When will the anger end?
If you think we are living in an era of anger, you have been paying attention. The one thing upon which we all should be able to agree is that the contemporary culture is characterized by negativism manifesting as … anger. Politics and a bad economy (for the average person) seem to be the drivers.
It is not just a matter of personal perception. There is documentation. Recent polling shows that 55 percent of us are “very angry” when it comes to politics. Another 34 percent are “somewhat angry.” Only 11 percent say they are not feeling any anger. One must wonder in what utopian bubble they exist.
The good news – be there any – is that our current cultural anger is not the result of a long trajectory of decline. It is more of a cyclical phenomenon. In a single lifetime, we have gone in and out of such emotional cycles. The 1950s were seen as an era of “peace and prosperity.” Everyone liked Ike (President Eisenhower) and seemingly each other.
It did not last, by the 1960s, we were engaged in social unrest – war protests, civil rights, feminism, gay rights. An unprecedented number of political figures were violently attacked or killed – President Jack Kennedy, Senator Bobby Kennedy, Dr. Martin Luther King, Governor George Wallace. It was an era of rioting and bombs. The 1960s were known as the “Days of Rage.” Arguably, the anger and political violence exceeds today.
The 1980s entered as another era of national unity, harmony and patriotism. It led to the 1984 reelection of President Reagan in one of the largest landslides in American history. He won 49 of the 50 states – topping his 44-state victory in 1980.
Eight years later, the national attitude turned sour again. The 1992 campaign was acrimonious. Scandal followed candidate Bill Clinton like a hound after the fox. He coined the phrase “politics of personal destruction” to describe the political climate. In response, President George H. W. Bush promised a “kinder and gentler” approach.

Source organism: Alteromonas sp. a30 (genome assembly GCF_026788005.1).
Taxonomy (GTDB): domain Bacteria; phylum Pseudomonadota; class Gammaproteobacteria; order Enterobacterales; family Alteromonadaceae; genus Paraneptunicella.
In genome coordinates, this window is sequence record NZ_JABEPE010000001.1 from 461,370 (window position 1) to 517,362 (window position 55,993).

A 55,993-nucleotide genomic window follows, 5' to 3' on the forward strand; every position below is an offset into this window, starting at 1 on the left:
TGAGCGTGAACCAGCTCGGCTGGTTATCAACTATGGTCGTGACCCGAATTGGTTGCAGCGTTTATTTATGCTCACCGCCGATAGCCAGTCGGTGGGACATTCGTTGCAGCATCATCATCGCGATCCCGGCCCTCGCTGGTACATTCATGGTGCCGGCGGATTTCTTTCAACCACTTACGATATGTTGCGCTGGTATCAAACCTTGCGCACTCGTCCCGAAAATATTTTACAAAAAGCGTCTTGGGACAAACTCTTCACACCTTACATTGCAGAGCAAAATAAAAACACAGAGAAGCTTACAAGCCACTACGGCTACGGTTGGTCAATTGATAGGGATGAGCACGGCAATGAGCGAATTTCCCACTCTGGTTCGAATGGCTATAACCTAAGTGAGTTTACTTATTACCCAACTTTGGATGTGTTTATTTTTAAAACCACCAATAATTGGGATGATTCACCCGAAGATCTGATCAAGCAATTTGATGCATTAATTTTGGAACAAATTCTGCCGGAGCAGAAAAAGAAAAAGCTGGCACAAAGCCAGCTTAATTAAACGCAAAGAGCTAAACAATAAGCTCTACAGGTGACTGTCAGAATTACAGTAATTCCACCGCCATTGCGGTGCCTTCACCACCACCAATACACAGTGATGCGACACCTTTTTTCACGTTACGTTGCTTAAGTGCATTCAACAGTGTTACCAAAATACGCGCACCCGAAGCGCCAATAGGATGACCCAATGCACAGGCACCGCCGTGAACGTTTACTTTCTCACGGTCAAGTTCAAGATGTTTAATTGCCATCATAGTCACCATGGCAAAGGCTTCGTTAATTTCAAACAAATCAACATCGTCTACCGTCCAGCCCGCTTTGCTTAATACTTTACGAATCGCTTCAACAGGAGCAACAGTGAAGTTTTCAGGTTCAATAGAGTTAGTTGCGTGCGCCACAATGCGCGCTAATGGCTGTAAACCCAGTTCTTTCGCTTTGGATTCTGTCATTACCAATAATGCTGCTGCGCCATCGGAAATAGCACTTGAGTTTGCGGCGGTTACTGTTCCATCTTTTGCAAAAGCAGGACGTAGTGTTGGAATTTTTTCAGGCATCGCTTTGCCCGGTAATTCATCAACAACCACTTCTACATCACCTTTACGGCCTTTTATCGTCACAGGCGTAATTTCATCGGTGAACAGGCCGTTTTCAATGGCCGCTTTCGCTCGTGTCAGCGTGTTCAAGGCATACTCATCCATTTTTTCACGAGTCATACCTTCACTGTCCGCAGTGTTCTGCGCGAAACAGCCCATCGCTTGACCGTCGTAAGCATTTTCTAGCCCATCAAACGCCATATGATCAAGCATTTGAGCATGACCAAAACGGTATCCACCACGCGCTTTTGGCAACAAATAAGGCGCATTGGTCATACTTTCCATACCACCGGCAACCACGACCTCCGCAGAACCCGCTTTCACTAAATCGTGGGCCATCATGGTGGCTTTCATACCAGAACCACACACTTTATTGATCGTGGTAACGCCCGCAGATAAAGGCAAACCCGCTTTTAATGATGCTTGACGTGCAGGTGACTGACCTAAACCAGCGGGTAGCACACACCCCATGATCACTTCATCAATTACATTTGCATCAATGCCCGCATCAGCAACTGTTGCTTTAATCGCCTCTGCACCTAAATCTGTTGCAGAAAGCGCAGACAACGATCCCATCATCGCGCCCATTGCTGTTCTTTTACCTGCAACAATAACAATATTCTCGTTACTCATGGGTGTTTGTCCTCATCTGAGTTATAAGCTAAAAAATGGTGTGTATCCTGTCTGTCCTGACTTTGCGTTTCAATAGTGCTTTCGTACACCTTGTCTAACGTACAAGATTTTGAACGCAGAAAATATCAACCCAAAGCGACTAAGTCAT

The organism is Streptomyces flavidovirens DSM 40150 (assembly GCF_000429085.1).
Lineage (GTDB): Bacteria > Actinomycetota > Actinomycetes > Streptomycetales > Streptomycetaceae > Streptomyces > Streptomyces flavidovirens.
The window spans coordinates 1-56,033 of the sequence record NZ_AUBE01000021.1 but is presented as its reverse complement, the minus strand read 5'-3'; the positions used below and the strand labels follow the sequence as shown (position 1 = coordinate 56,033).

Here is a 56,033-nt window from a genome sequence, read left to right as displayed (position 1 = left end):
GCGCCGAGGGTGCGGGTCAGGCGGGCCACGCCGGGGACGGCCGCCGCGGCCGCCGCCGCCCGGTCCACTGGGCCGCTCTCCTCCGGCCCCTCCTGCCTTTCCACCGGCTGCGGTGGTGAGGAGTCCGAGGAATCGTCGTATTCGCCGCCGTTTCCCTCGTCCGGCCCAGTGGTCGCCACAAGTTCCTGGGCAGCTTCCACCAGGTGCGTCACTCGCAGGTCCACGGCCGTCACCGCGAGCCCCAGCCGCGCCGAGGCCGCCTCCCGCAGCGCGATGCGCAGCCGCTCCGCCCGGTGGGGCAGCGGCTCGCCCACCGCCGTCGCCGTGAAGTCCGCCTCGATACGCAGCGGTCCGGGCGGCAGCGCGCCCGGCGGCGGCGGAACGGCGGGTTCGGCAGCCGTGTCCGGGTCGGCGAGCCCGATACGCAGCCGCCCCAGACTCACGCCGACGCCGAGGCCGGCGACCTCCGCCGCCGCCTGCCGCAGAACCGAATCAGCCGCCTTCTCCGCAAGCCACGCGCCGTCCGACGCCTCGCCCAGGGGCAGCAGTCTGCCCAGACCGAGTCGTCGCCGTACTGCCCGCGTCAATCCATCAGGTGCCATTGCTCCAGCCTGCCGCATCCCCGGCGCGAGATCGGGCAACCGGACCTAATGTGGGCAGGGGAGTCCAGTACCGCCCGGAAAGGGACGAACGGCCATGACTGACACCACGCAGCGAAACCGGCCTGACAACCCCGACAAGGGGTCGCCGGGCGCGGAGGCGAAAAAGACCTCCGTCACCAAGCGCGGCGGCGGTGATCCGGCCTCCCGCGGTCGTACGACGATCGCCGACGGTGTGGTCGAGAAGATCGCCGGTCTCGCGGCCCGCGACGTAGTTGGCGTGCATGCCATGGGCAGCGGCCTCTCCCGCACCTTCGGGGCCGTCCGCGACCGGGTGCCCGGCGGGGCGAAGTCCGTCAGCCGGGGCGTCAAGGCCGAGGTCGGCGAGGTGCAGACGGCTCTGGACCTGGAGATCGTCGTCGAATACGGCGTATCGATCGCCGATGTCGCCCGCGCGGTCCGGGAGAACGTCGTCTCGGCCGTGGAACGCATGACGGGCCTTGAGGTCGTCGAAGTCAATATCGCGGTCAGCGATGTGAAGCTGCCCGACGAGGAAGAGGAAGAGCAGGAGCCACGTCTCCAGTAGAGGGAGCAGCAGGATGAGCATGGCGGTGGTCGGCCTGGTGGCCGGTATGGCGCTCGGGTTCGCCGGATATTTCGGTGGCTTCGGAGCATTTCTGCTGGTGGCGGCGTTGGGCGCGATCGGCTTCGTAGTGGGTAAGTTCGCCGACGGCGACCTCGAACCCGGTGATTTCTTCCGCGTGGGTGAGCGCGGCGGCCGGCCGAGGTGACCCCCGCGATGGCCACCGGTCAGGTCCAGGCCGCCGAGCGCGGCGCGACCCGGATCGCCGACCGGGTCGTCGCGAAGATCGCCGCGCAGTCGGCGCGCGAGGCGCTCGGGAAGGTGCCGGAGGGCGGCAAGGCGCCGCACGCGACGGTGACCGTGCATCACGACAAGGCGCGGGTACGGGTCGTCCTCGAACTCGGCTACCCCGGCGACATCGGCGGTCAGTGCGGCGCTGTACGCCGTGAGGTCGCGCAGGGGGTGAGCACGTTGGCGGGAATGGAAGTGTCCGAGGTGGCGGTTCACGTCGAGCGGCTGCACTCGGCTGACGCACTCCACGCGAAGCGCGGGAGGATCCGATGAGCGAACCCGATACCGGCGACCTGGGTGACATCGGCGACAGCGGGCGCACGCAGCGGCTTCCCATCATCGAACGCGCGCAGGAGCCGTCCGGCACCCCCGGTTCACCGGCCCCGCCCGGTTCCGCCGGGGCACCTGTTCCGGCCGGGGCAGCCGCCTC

Following the terrorist attack on New York’s World Trade Towers, there was a reactive era of national unity. President George W. Bush was popular – and was handily reelected in 2004. While the election of President Obama was unprecedented and controversial, the national mood generally remained upbeat – or at least not angry. There was not a lot of demonstrable anger at the grassroots – and Obama was re-elected 2012.
No matter what one’s position may be on President Trump, there can be no refutation of the fact that he leads from anger. He set a pugnacious tone unlike any presidential candidate in American history. This was complemented by an equally divisive tone set by Trump’s opponent, former First Lady Hillary Clinton – who famous defined the Republican electorate as “a basket of deplorables.”
So … once again we are wallowing in the muck of angst and anger that is not only dividing the nation, but friends and family. Not dissimilar from what we experienced in the past – especially in the 1960s.
However, it is not the anger that divides us, but rather our division that creates the anger. When people in a democratic Republic are so evenly divided on most of the major issues, the political debate naturally heats up — turns acrid and personal. That is because slight shifts in the electorate can create profound changes in policy. Consequently, every issue becomes a balance-of-power issue. We fight over everything. We become angry with “the other side.”
The best thing we can say about this era of anger is that it WILL end – as it always has. As an answer to the headline question … I do not know when, just that it will. If politics was the weather, we would be experiencing a rainy day. But the sun will break through eventually. You can count on it. (But then, I am an optimist).
So, there ‘tis.